American English

Definition of hate verb from the Oxford Advanced American Dictionary



    Verb Forms present simple I / you / we / they hate
    he / she / it hates
    past simple hated
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  1. 1(not used in the progressive tenses)
  2. 2to dislike something very much hate something I hate spinach. I hate Monday mornings. Ihate it when people cry. He hated it in France (= did not like the life there). Ihate the way she always criticizes me. hate doing something She hates making mistakes. I hate coming home late. hate to do something He hated to be away from his family. She's a person who hates to make mistakes. Ihate to think what would have happened if you hadn't been there. hate somebody/something doing something He hates anyone parking in his space. hate somebody/something to do something She would have hated him to see how her hands shook. (informal) hate for somebody/something to do something I'd hate for anything to happen to him.
  3. 3to dislike someone very much hate somebody/yourself The two boys hated each other. He was her most hated enemy. Sometimes I really hate him. hate somebody/yourself for something/for doing something I hated myself for feeling jealous.
  4. 4[no passive] hate to do something used when saying something that you would prefer not to have to say, or when politely asking to do something I hate to say it, but I don't think their marriage will last. I hate to trouble you, but could I use your phone?
    noun I'm not a woman hater, I just don't like Joan.
  6. Thesaurushatedislike can't stand despise can't bear loathe detestThese words all mean to have a strong feeling of dislike for someone or something.hate to have a strong feeling of dislike for someone or something Although hate is generally a very strong verb, it is also commonly used in spoken or informal English to talk about people or things that you dislike in a less important way, for example a particular type of food:He hates violence in any form. I've always hated cabbage.dislike (somewhat formal) to not like someone or something Dislike is a somewhat formal word; it is less formal, and more usual, to say that you don't like someone or something, especially in spoken English:I don't like it when you call me so late at night.can't stand (somewhat informal) used to emphasize that you really do not like someone or something:I can't stand his brother. She couldn't stand to be kept waiting.despise to dislike and have no respect for someone or something:He despised himself for being so cowardly.can't bear used to say that you dislike something so much that you cannot accept or deal with it:I can't bear the thought of being without you.can't stand or can't bear?In many cases you can use either expression, but can't bear is stronger and more formal than can't stand.loathe (formal) to hate someone or something very much:They loathe each other. Loathe is generally an even stronger verb than hate, but it can also be used more informally to say that you “really don't like” something:I loathe country music.detest (somewhat formal) to hate someone or something very much:They absolutely detest each other.Patterns I hate/dislike/can't stand/can't bear/loathe/detest doing something I hate/can't stand to do something I hate/dislike/can't stand/can't bear it when… I really hate/dislike/can't stand/despise/can't bear/detest somebody/something I absolutely hate/can't stand/loathe/detest somebody/something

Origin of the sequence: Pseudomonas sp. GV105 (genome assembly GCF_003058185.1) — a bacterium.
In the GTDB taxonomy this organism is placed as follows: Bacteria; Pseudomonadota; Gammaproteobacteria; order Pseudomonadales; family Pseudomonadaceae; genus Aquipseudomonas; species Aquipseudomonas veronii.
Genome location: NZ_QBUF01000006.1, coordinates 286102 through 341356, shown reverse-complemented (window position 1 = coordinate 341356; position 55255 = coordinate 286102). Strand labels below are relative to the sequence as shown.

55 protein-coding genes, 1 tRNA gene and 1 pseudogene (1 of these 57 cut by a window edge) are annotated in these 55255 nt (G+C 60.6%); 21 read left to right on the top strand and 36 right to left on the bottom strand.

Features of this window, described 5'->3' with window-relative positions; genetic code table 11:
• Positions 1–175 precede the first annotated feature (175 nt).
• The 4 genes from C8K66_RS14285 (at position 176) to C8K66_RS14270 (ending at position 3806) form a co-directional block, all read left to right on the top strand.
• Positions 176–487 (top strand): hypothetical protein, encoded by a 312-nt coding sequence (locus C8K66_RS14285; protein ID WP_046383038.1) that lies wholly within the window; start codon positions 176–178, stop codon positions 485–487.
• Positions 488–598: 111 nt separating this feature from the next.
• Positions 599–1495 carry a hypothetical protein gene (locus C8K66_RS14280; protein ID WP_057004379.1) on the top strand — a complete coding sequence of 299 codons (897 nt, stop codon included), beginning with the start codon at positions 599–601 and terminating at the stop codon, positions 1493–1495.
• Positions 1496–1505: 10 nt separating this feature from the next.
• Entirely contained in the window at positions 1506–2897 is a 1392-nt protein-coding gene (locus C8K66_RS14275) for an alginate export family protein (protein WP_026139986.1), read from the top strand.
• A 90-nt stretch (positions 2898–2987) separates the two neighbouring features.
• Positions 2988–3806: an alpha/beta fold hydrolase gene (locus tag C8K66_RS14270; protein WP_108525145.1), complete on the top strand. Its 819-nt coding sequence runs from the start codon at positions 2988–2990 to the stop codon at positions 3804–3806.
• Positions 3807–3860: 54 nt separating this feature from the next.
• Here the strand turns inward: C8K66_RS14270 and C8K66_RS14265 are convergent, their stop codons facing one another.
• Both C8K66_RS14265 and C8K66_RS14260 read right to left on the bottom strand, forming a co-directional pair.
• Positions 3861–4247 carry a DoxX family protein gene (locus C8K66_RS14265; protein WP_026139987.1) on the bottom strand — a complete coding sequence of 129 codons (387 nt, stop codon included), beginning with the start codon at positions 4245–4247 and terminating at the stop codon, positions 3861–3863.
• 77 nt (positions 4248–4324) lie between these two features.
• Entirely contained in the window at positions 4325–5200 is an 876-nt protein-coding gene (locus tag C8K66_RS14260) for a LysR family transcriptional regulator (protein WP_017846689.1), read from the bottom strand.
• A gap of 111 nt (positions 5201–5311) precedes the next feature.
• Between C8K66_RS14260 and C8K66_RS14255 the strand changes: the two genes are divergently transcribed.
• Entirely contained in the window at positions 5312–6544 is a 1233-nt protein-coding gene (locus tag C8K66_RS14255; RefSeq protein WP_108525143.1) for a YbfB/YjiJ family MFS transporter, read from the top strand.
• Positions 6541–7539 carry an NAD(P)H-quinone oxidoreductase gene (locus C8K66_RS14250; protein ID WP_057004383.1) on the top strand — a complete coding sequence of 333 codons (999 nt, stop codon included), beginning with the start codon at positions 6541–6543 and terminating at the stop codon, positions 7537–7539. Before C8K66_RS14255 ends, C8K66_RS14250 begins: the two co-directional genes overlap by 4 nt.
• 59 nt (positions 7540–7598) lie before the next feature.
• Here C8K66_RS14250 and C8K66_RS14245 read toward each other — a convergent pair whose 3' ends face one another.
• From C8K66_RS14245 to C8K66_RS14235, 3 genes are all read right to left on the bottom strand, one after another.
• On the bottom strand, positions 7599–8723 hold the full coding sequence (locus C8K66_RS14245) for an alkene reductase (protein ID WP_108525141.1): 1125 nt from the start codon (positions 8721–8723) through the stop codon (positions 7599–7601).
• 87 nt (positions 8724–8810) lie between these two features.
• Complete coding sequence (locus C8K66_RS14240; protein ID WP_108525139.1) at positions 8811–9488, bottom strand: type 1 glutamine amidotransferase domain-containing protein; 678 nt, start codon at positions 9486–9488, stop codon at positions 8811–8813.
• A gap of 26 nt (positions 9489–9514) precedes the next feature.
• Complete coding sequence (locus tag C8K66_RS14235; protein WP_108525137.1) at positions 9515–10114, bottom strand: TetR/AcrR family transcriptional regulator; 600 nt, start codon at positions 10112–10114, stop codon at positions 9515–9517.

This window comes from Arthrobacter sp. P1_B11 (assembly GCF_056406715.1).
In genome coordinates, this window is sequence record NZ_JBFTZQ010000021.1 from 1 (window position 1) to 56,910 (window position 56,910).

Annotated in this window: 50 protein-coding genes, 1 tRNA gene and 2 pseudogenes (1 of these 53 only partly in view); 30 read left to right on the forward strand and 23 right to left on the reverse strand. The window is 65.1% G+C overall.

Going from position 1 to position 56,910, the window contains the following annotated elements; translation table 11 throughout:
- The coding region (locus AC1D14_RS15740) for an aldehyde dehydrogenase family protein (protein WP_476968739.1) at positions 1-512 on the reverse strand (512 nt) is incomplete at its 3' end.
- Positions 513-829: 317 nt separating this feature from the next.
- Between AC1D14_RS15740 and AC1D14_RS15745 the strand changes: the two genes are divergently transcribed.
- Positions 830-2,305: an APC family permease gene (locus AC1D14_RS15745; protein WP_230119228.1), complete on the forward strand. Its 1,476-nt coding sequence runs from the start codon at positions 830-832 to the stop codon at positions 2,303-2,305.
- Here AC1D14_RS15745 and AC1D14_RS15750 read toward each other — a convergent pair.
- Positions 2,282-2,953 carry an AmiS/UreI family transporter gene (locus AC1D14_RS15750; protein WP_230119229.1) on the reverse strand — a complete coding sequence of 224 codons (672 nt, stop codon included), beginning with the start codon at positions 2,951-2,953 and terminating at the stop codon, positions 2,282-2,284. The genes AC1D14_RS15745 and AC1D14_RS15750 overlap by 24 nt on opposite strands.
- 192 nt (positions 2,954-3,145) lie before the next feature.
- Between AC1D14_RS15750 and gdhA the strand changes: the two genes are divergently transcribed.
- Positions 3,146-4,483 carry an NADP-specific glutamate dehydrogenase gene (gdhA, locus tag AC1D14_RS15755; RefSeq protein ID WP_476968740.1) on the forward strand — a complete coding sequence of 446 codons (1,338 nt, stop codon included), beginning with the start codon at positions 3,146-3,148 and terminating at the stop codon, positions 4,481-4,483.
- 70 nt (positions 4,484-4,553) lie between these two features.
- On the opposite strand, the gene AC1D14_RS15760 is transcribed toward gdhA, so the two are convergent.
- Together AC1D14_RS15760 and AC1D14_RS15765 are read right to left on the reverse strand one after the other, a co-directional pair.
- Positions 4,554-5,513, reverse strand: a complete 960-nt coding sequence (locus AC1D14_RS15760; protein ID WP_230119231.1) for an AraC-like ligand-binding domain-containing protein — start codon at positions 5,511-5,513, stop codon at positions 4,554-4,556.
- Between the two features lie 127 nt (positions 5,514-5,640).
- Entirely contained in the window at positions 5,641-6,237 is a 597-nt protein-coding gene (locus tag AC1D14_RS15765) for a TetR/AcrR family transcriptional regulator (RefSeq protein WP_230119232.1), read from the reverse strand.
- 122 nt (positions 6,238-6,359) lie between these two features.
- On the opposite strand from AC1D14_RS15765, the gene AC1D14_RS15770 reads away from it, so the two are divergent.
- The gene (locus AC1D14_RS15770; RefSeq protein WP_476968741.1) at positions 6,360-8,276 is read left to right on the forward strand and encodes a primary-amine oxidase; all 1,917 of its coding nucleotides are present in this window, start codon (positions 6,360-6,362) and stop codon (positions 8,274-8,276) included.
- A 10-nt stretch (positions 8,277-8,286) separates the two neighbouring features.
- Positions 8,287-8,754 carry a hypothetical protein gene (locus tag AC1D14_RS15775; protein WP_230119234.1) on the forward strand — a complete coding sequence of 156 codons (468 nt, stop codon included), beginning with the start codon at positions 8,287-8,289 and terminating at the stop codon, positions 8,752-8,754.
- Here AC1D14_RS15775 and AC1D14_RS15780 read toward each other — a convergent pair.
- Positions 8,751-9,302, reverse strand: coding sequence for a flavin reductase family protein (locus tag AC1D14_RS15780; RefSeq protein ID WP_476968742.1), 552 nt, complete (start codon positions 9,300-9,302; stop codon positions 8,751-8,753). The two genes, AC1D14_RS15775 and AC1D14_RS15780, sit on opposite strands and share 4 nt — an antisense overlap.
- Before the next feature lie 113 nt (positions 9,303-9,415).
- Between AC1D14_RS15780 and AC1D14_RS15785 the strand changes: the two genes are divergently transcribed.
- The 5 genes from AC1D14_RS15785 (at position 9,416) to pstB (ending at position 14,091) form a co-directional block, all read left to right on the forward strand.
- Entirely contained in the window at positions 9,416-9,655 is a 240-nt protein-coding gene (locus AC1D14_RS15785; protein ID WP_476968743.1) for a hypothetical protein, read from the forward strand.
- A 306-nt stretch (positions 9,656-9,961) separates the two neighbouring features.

hate somebody's guts (informal)
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     to dislike someone very much
See the Oxford Advanced Learner's Dictionary entry: hate